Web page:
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New system replaces hardware with softwareThe premium end of the ultrasound market has grabbed most of thespotlight over the last year, with major new product introductionscoming at the rate of one every several months. Ultrasound vendorAdvanced
New system replaces hardware with software
The premium end of the ultrasound market has grabbed most of thespotlight over the last year, with major new product introductionscoming at the rate of one every several months. Ultrasound vendorAdvanced Technology Laboratories sees the mid-range segment asone of the most promising opportunities, however, due to the pricepressures that managed care is placing on equipment buyers.
With the potential of the mid-range market in mind, the Bothell,WA, company last month introduced HDI 1000, a new ultrasound scannerthat brings the company's digital beamformer technology to a pricepoint averaging $75,000. ATL engineers were able to hit a price-performancesweet spot by replacing much of the scanner's hardware with softwarealgorithms that perform the same functions.
According to Stephen Anderson, director of product marketing,HDI 1000 is built around the same digital beamformer technologyused in HDI 3000, and HDI 3000 scanheads can also be used on itsmid-range cousin. Both systems also use the same calculationsand analysis packages, and have similar ergonomics and graphicaluser interfaces.
HDI 1000 differs in that it uses a technology called MultitaskingSoftware Management to perform critical functions that are handledwith hardware on other ultrasound scanners. MSM consists of softwarelibraries that contain algorithms for functions such as acquisition,signal processing, and display, according to Anderson. The scanneruses a powerful central processing unit (CPU) that can handlethe extra demands that MSM places on the system.
"We looked at all the hardware modules and all the processingthat is associated with them, and we said, `How can we leveragethe increasing speeds of CPUs to do what has traditionally beendone in hardware to be done in software?' That is the fundamentalchange that has taken place here," Anderson said.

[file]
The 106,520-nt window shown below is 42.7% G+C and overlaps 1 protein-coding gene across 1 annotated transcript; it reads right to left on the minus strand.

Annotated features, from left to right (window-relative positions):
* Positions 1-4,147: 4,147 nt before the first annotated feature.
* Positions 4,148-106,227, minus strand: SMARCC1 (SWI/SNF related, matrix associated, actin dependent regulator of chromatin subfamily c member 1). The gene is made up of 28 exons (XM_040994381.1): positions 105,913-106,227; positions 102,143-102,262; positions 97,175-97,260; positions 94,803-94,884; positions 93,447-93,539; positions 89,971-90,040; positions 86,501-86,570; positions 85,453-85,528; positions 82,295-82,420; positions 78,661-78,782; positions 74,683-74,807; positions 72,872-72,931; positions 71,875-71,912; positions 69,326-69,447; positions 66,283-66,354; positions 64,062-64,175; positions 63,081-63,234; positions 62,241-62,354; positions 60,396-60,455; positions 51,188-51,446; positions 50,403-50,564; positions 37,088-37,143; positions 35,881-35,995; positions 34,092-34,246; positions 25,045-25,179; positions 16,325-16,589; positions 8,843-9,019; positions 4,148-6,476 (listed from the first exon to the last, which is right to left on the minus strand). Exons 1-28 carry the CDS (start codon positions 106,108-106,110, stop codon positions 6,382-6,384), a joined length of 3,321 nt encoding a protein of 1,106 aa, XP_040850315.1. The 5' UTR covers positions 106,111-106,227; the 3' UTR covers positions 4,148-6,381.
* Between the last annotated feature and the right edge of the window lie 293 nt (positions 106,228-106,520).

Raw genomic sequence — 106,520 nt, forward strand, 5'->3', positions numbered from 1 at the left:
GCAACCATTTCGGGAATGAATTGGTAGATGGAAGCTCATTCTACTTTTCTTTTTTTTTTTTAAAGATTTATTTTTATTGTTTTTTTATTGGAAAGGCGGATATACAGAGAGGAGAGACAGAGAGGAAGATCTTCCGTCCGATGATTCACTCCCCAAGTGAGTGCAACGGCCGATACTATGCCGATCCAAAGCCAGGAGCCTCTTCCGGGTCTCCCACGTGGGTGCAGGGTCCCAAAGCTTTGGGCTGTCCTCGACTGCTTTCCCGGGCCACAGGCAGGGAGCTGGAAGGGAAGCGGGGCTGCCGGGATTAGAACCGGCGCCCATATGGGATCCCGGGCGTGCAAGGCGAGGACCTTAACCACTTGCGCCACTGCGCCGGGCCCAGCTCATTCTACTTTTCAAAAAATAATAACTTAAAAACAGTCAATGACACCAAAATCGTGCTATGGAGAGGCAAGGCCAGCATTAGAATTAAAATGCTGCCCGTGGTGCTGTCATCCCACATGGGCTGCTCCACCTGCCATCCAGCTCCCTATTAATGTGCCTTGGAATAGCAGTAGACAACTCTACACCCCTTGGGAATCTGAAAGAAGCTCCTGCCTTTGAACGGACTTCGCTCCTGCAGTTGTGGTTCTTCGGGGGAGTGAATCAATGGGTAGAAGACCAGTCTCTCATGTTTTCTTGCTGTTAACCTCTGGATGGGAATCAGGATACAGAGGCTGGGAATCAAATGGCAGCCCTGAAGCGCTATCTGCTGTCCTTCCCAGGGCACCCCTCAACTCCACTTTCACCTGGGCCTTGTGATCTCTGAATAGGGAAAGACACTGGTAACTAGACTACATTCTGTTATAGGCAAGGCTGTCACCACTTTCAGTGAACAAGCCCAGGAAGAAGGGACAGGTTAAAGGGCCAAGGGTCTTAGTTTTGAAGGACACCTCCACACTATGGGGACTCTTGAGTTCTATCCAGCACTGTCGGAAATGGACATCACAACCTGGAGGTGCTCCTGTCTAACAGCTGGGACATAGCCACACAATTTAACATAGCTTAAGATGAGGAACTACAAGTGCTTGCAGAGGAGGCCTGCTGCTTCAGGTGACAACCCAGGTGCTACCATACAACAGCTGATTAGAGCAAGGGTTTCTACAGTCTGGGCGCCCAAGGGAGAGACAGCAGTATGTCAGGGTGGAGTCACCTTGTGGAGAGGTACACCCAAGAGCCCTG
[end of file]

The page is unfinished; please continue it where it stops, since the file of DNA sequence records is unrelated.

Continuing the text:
MSM enables ATL to reduce the amount of hardware in HDI 1000by 50%, eliminating about 10 of the 20 printed circuit boardstypically used on scanners in this price range, according to RonDaigle, technical director at ATL's Atlantis Diagnostics InternationalR&D unit and leader of the HDI 1000 development effort.
As a result, HDI 1000 offers digital broadband beamformer technologyat a price ranging from $50,000 for an entry-level grayscale systemfor ob/gyn applications, to $100,000 for a fully configured scanner.ATL estimates that most HDI 1000 systems will sell for around$75,000.
In addition to the MSM technology, HDI 1000 was designed arounda standard object-oriented computer architecture, which createsintriguing possibilities when the scanner is connected to a hospital'scomputer network. HDI 1000 can be connected to a hospital's existinglocal area network without the need for interface boxes, and imagescan be saved to the scanner's floppy disk drive as TIFF images,which enables them to be imported into a standard PC word processoror image manipulation program.
In addition, the scanner supports the Internet and intranetsvia ATL's WebLink, a work-in-progress software package that willalso run on HDI 3000. Remote users anywhere (with the proper securityclearance) will be able to access images on a networked HDI 1000via a standard World Wide Web browser and the Internet or an intranet,according to Anderson.
The mid-range competition. ATL believes that the market formid-range ultrasound scanners is perhaps the fastest growing segmentin the modality. Hospitals want to expand their use of ultrasound,but can't afford to place an HDI 3000, Siemens Elegra, or AcusonSequoia at every location where ultrasound is used. Instead, theyare buying a premium scanner to be used for high-end applicationsand connecting it to mid-range scanners at other locations.